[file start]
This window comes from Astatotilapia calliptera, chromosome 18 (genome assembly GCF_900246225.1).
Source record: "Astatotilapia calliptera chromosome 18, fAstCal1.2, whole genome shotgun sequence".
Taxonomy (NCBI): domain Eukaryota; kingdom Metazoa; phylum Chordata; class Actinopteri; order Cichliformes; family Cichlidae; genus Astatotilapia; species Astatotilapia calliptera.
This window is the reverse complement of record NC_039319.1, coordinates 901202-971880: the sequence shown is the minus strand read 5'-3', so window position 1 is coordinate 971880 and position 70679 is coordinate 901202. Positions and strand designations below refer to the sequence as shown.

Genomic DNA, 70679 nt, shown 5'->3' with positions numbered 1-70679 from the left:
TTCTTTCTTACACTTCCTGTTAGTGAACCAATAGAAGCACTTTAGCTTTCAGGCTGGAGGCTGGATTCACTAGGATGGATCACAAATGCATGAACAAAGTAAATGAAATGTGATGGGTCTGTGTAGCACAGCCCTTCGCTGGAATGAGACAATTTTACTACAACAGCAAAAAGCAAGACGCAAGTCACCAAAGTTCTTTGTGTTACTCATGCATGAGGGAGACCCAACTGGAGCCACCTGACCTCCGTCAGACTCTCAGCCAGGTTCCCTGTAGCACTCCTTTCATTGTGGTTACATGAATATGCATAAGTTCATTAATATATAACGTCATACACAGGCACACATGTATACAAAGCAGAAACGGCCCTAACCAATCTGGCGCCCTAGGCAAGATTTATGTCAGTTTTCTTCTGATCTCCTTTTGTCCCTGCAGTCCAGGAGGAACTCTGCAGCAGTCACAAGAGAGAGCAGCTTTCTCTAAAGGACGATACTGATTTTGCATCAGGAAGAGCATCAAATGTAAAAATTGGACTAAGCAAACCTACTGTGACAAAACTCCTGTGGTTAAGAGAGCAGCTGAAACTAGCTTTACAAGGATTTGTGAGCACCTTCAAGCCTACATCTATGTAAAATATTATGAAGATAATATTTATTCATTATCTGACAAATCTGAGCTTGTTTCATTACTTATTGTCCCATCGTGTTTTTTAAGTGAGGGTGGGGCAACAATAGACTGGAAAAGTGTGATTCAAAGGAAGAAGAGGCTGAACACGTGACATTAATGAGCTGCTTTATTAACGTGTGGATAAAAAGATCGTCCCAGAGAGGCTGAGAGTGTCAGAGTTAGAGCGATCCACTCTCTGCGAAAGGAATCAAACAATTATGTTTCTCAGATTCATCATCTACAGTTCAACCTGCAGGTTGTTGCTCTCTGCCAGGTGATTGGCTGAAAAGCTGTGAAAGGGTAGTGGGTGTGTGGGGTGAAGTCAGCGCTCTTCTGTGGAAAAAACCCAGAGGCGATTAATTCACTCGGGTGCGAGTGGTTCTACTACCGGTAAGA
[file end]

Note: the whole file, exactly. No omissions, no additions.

This window comes from Astatotilapia calliptera, chromosome 18 (genome assembly GCF_900246225.1).
Source record: "Astatotilapia calliptera chromosome 18, fAstCal1.2, whole genome shotgun sequence".
Taxonomy (NCBI): domain Eukaryota; kingdom Metazoa; phylum Chordata; class Actinopteri; order Cichliformes; family Cichlidae; genus Astatotilapia; species Astatotilapia calliptera.
This window is the reverse complement of record NC_039319.1, coordinates 901202-971880: the sequence shown is the minus strand read 5'-3', so window position 1 is coordinate 971880 and position 70679 is coordinate 901202. Positions and strand designations below refer to the sequence as shown.

Genomic DNA, 70679 nt, shown 5'->3' with positions numbered 1-70679 from the left:
TTCTTTCTTACACTTCCTGTTAGTGAACCAATAGAAGCACTTTAGCTTTCAGGCTGGAGGCTGGATTCACTAGGATGGATCACAAATGCATGAACAAAGTAAATGAAATGTGATGGGTCTGTGTAGCACAGCCCTTCGCTGGAATGAGACAATTTTACTACAACAGCAAAAAGCAAGACGCAAGTCACCAAAGTTCTTTGTGTTACTCATGCATGAGGGAGACCCAACTGGAGCCACCTGACCTCCGTCAGACTCTCAGCCAGGTTCCCTGTAGCACTCCTTTCATTGTGGTTACATGAATATGCATAAGTTCATTAATATATAACGTCATACACAGGCACACATGTATACAAAGCAGAAACGGCCCTAACCAATCTGGCGCCCTAGGCAAGATTTATGTCAGTTTTCTTCTGATCTCCTTTTGTCCCTGCAGTCCAGGAGGAACTCTGCAGCAGTCACAAGAGAGAGCAGCTTTCTCTAAAGGACGATACTGATTTTGCATCAGGAAGAGCATCAAATGTAAAAATTGGACTAAGCAAACCTACTGTGACAAAACTCCTGTGGTTAAGAGAGCAGCTGAAACTAGCTTTACAAGGATTTGTGAGCACCTTCAAGCCTACATCTATGTAAAATATTATGAAGATAATATTTATTCATTATCTGACAAATCTGAGCTTGTTTCATTACTTATTGTCCCATCGTGTTTTTTAAGTGAGGGTGGGGCAACAATAGACTGGAAAAGTGTGATTCAAAGGAAGAAGAGGCTGAACACGTGACATTAATGAGCTGCTTTATTAACGTGTGGATAAAAAGATCGTCCCAGAGAGGCTGAGAGTGTCAGAGTTAGAGCGATCCACTCTCTGCGAAAGGAATCAAACAATTATGTTTCTCAGATTCATCATCTACAGTTCAACCTGCAGGTTGTTGCTCTCTGCCAGGTGATTGGCTGAAAAGCTGTGAAAGGGTAGTGGGTGTGTGGGGTGAAGTCAGCGCTCTTCTGTGGAAAAAACCCAGAGGCGATTAATTCACTCGGGTGCGAGTGGTTCTACTACCGGTAAGA